If you abuse drugs before age 18, you may have a higher chance of developing mental illness, especially if you’re genetically predisposed to it. 

For example, an adolescent with a genetic predisposition to schizophrenia has a higher chance of developing the disease if they regularly use marijuana. 

People With Mental Illness & Chronic Pain May Become Addicted To Opioids

People with chronic pain often have depression and anxiety, and people with depression and anxiety often have chronic pain. 

Health care providers sometimes treat chronic pain with pain relief medications called opioids. Since opioids are highly addictive, a person who suffers from chronic pain and mental illness can easily develop an SUD as well. 

Learn more about Chronic Pain & Opiate Abuse

Dual Diagnosis Treatment Options

All mental health disorders, including substance use disorder, are treatable. However, if you get treatment for your SUD but not your other mental health problem(s), you’ll likely start using drugs again. 

In addition, if you get treatment for your other mental health problem(s) but not your SUD, your mental health will likely worsen. 

That’s why it’s important to find a treatment program that addresses SUD as well as other mental illnesses (also called an integrated treatment program). These programs offer services such as:

Therapy

In therapy, a mental health care professional will help you treat both your SUD and your other mental health issue(s). Common types of therapy for a dual diagnosis include:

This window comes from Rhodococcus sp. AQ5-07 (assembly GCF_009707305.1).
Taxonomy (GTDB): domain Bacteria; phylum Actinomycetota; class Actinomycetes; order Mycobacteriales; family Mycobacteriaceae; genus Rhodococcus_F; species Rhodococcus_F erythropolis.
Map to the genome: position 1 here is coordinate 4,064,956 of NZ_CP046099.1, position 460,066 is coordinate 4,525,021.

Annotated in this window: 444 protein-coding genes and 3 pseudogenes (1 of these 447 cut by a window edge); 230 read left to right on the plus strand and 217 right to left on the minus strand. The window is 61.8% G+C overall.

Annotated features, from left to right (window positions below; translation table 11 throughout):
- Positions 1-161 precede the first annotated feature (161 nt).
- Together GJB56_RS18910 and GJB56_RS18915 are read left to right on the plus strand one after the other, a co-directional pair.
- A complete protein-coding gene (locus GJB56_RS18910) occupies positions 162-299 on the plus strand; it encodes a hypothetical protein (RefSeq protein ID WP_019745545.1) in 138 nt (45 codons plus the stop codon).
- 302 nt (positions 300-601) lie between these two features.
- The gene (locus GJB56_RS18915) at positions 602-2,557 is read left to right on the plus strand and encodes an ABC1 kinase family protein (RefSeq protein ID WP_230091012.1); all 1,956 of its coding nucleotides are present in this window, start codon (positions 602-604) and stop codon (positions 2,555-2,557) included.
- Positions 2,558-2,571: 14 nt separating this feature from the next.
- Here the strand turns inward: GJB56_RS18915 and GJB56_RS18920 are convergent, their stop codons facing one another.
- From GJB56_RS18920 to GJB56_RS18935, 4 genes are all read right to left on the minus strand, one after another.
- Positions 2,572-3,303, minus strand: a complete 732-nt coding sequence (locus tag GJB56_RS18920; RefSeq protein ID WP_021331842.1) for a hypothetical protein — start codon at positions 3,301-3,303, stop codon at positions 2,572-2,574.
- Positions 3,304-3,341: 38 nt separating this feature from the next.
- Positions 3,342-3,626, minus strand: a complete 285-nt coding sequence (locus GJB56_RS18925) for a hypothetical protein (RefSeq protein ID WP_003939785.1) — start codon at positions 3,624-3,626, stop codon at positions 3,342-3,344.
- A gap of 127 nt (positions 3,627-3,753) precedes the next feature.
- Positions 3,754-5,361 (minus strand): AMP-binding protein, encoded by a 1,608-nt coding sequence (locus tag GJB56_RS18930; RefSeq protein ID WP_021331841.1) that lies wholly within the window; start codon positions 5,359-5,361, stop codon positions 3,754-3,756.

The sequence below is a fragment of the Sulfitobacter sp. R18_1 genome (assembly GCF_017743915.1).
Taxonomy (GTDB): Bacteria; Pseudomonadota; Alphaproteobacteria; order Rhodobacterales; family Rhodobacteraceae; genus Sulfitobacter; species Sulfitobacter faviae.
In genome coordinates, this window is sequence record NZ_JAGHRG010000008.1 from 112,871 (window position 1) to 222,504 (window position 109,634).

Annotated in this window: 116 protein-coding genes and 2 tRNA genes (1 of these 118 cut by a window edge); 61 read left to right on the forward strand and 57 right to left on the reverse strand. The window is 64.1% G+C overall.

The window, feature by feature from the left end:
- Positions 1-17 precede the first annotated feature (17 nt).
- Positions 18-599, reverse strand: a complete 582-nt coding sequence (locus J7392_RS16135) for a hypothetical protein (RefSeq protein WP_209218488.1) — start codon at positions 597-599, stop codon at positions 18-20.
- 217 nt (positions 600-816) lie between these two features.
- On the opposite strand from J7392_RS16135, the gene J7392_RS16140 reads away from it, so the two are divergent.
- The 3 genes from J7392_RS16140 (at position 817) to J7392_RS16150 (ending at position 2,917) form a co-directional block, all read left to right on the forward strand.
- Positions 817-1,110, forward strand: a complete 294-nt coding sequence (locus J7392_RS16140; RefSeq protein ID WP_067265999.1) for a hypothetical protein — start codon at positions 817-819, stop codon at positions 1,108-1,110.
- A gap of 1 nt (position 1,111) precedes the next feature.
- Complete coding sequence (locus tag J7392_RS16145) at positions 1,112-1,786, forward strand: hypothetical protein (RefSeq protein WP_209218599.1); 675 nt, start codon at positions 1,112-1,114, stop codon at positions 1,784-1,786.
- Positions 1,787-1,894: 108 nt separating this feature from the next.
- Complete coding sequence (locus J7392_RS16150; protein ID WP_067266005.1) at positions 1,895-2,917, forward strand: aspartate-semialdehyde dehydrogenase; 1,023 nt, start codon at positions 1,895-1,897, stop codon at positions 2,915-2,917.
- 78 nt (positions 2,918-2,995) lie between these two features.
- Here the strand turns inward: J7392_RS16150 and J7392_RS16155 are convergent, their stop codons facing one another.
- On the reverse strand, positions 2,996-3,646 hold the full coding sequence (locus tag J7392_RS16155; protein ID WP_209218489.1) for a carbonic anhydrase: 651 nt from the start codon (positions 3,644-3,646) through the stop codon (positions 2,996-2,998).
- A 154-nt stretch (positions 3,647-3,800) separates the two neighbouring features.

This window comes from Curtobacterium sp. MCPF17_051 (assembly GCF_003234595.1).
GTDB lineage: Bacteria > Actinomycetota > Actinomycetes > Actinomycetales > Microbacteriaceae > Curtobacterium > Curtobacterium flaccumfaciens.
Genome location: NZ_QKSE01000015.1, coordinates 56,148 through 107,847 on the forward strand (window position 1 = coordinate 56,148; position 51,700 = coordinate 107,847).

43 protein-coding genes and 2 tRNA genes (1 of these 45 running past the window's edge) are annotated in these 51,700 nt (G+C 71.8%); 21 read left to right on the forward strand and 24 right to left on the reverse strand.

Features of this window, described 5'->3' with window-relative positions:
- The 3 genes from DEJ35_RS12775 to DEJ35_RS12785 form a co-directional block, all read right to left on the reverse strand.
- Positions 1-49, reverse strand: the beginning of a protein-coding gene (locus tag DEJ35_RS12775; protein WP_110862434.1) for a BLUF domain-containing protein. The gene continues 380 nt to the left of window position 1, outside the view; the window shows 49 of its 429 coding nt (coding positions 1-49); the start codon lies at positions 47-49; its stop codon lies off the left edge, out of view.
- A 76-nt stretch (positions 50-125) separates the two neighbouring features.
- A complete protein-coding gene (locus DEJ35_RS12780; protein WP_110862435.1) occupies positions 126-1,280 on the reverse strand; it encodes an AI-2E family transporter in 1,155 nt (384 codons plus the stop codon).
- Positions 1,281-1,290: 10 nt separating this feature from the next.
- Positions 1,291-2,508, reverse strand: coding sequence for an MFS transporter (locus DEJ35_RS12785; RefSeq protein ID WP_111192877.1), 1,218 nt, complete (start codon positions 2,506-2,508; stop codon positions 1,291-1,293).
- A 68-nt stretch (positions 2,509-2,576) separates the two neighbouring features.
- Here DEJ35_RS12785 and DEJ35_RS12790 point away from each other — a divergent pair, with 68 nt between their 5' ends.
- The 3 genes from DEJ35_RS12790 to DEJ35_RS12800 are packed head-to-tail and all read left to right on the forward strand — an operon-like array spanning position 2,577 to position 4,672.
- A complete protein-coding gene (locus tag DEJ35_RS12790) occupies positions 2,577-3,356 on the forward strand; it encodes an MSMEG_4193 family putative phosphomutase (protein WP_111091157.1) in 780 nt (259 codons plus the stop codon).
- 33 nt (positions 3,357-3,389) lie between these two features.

• cognitive behavioral therapy (CBT), which can help you change unhealthy behaviors and develop healthy coping skills
  • integrated group therapy (IGT), which is designed for people who suffer from both SUD and bipolar disorder 
  • exposure therapy, which is designed for people who suffer from PTSD and other anxiety disorders 
  • motivational enhancement therapy (MET), which can help you become more motivated to recover from your SUD and other mental health disorder(s)

Support Groups

Many people with dual diagnoses feel judged and alone. In a support group, you can share your experiences with others who are facing similar challenges. 

One popular support group, Dual Diagnosis Anonymous (DDA), is based on the 12-step program Alcoholics Anonymous (AA) but includes an additional five steps that focus on other mental health problems. 

Medication Management

For some people, medication is an important part of mental illness treatment. At a dual diagnosis program, health professionals can help you choose the right medications, manage side effects, and avoid addictive drugs that could hinder your recovery from SUD. 

Aftercare Planning

Your treatment team can help you design a personalized aftercare plan so you can maintain recovery from all of your mental health issues. Depending on your needs, your plan may include services such as:

  • ongoing therapy and support groups
  • wellness activities like meditation, yoga, and exercise
  • assistance with employment and housing

If you or a loved one struggles with dual diagnosis, please contact a Recovering Champions specialist to learn about our comprehensive treatment options.

Written by Recovering Champions Editorial Team
This page does not provide medical advice.

National Institute on Drug Abuse - Comorbidity: Addiction and Other Mental Illnesses
National Institute on Drug Abuse - Is there a link between marijuana use and psychiatric disorders?
National Institute on Drug Abuse - Part 1: The Connection Between Substance Use Disorders and Mental Illness
Substance Abuse and Mental Health Services Administration - Mental Health and Substance Use Disorders
U.S. Department of Veterans Affairs - PTSD and Problems with Alcohol Use
U.S. National Library of Medicine - Dual Diagnosis